Cost of attendance
According to an April analysis by the Chronicle of Higher Education, the difference between a full scholarship and the new payments for an athlete in the Southeastern Conference will range from $2,284 (at Kentucky) to $5,666 (at Tennessee.) Using a nine-month academic calendar, that’s a difference of $376 a month for a full-scholarship athlete at Tennessee compared to Kentucky. Missouri’s new additional payments will be $3,664. [....]
The new payments give athletes money for out-of-pocket expenses that aren’t covered by traditional athletic scholarships, which go toward tuition, fees, books and room and board.
At Missouri, for example, the full cost of attendance for an in-state student for 2015-16 is $25,514 for two 14-hour semesters of classes, according to averages computed by the school’s financial aid office. From that figure, a full athletic scholarship covers tuition ($10,586), room and board ($10,062) and books and supplies ($1,124) — but not travel expenses ($2,598) and personal expenses ($1,144). Add up the two latter numbers and you get a difference of $3,742. That figure would rank No. 7 in the SEC based on the Chronicle of Higher Learning’s numbers.
Determining the cost of scholarships that go above room, board, tuition, books and fees is up to each university.
Wide variations in the stipends each school could offer has been viewed as giving schools with higher figures a recruiting advantage over those with smaller payouts. Nick Saban downplayed that notion last week at SEC Media Days.
"This has not changed our recruiting, and there's not been a lot of questions asked about it," he said. "Now, maybe it will have an impact in the future. I don't think that's the intention of cost of attendance. I think it's to improve the quality of the student-athlete's life, not to be used as a recruiting tool."
… as far as I’m concerned, they can skip the euphemisms. Student-athletes are getting paid, period. And plenty of schools are falling all over themselves to pay the kids as much as they can.
Surprisingly, the world as we know it isn’t ending. We haven’t heard so much as a peep lately out of Jim Delany about his plans to take the Big Ten to Division III.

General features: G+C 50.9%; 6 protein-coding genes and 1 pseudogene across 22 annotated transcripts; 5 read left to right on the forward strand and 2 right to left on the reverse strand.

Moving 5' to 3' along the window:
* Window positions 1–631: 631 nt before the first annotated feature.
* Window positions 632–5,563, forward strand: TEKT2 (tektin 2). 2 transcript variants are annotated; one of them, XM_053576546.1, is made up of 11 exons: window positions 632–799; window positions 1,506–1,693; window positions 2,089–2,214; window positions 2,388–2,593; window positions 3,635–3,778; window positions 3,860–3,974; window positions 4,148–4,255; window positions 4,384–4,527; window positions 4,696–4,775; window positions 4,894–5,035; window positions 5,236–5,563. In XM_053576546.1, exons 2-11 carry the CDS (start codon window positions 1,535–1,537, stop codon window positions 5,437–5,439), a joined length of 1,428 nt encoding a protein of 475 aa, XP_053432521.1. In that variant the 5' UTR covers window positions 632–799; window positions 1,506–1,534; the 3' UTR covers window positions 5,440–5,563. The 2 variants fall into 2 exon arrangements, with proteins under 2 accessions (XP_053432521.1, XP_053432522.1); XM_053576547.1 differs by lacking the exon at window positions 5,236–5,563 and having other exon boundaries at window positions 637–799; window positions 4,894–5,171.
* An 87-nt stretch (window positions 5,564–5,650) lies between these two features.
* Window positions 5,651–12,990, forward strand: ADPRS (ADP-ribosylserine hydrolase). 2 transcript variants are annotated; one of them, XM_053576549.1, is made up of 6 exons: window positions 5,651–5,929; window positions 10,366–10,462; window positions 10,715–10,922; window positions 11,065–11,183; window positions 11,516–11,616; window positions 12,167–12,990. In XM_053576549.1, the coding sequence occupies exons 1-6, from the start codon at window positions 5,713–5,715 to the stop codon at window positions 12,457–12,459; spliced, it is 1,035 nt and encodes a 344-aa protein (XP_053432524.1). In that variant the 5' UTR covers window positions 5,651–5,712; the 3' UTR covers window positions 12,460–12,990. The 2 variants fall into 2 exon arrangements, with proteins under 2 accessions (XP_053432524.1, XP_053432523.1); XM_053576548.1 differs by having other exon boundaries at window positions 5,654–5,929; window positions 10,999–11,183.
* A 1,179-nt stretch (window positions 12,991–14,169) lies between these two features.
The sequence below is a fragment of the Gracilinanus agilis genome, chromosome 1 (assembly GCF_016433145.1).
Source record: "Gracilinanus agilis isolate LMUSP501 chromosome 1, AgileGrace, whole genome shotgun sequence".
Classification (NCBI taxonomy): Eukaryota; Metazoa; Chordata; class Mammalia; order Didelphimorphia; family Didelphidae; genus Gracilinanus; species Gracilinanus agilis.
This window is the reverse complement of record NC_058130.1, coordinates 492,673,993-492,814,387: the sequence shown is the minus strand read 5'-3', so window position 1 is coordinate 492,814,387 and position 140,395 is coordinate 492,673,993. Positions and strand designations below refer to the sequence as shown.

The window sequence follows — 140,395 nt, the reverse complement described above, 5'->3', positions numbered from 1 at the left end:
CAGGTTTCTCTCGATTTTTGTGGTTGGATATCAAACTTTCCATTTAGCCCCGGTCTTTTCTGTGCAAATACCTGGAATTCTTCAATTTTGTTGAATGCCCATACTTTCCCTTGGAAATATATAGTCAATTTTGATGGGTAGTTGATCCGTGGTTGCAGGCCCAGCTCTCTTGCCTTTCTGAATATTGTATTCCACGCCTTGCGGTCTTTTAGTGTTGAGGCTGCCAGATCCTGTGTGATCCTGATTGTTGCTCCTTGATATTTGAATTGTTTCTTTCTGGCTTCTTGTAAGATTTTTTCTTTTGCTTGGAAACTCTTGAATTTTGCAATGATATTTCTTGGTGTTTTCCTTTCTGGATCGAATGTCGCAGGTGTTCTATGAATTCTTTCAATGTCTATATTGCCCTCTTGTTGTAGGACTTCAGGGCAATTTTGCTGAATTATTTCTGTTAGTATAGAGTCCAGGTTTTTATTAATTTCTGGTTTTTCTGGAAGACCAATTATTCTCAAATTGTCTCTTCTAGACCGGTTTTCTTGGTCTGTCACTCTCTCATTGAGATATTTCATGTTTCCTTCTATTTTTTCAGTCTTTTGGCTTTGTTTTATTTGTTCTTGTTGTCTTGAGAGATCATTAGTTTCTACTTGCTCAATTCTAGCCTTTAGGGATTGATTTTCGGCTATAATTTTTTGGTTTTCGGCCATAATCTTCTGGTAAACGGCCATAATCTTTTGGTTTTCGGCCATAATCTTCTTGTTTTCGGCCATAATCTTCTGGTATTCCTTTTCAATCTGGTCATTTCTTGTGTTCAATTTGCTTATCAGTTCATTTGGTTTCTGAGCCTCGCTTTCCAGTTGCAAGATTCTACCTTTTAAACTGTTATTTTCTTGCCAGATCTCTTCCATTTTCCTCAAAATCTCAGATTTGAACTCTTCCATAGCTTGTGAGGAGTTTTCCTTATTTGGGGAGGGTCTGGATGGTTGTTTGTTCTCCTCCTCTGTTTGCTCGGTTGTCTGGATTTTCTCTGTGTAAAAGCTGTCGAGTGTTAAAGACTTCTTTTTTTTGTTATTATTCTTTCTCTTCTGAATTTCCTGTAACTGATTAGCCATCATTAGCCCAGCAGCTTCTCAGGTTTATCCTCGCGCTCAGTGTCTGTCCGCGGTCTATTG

So as amateurism is getting nibbled around the edges to death, how many of you are giving up on college football now?
I really, really hate that schools are giving different amounts here simply because this really shouldn't become a recruiting tool -- there are absolutely going to be different costs and gaps associated with attending different schools, but something tells me those gaps aren't the largest at SEC schools, which are obviously now paying the most in cost-of-attendance amounts. Alas, I guess the difference won't end up impacting things that much. Players won't lose money attending school, and that's something.
Counting down to camp
Brown especially has high expectations, but he had a bit of a set back in the spring with a knee sprain; if he stays healthy, he could easily become the Tigers' top receiver this season. Blair showed the most promise out of the redshirt freshmen in the spring, becoming a frequent target in the scrimmages leading up to the spring game. Perhaps the most interesting story line to watch this August is which (if any) true freshmen avoid a redshirt.
1. Missouri -- 10-2, 6-2
2. Georgia -- 8-4, 5-3
3. Florida -- 7-5, 4-4 (by virtue of wins over South Carolina, Tennessee)
4. South Carolina -- 8-4, 4-4 (by virtue of win over Tennessee)
5. Tennessee -- 8-4, 4-4
6. Vanderbilt -- 5-7, 1-7 (by virtue of win over Kentucky)
7. Kentucky -- 4-8, 1-7
So there it is. The model is finally picking Missouri to win the East. Which means, of course, that the Tigers are finishing seventh in the division this year.
Way to try to look serious, James